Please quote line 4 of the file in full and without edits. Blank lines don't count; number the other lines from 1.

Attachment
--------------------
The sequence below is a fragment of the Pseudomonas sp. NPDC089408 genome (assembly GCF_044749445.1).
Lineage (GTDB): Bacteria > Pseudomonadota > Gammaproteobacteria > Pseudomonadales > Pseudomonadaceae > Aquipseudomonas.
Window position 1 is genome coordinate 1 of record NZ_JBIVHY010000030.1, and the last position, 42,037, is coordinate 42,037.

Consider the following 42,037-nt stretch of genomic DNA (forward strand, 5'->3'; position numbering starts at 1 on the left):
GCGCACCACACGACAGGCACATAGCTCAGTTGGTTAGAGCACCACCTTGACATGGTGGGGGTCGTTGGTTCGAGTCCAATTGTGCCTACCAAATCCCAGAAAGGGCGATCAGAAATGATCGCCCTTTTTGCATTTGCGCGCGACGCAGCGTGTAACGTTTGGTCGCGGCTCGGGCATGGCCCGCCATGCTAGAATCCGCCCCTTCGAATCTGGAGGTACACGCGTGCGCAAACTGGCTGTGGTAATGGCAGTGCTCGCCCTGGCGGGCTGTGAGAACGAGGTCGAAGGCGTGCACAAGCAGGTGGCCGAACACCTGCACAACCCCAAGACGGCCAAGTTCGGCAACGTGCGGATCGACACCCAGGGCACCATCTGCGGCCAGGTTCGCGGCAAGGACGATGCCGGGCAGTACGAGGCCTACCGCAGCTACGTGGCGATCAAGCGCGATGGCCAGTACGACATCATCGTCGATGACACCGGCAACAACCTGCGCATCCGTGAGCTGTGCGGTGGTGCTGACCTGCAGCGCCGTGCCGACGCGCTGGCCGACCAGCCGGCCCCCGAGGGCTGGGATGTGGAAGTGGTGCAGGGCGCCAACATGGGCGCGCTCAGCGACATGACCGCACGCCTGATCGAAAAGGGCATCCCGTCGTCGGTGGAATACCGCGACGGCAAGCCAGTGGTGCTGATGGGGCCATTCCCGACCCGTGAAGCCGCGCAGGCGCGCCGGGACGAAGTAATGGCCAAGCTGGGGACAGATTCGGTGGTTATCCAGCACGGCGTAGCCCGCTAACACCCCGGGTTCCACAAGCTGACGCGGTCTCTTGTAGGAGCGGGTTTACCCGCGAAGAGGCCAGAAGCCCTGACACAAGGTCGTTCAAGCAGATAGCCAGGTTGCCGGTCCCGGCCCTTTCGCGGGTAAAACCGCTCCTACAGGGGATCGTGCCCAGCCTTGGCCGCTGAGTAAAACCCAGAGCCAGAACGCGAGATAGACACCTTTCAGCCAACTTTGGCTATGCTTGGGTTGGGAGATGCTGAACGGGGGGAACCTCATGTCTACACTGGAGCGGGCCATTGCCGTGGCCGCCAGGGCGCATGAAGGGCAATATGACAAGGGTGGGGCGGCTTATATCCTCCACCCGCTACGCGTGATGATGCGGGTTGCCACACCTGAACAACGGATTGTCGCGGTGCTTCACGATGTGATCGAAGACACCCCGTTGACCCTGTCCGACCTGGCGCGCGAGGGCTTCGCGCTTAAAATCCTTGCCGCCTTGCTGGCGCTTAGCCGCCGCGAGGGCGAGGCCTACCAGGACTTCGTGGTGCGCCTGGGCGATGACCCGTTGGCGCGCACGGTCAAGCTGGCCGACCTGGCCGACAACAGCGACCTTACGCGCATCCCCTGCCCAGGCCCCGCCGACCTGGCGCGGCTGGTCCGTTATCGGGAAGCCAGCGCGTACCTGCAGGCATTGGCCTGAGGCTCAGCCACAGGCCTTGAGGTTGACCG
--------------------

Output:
Consider the following 42,037-nt stretch of genomic DNA (forward strand, 5'->3'; position numbering starts at 1 on the left):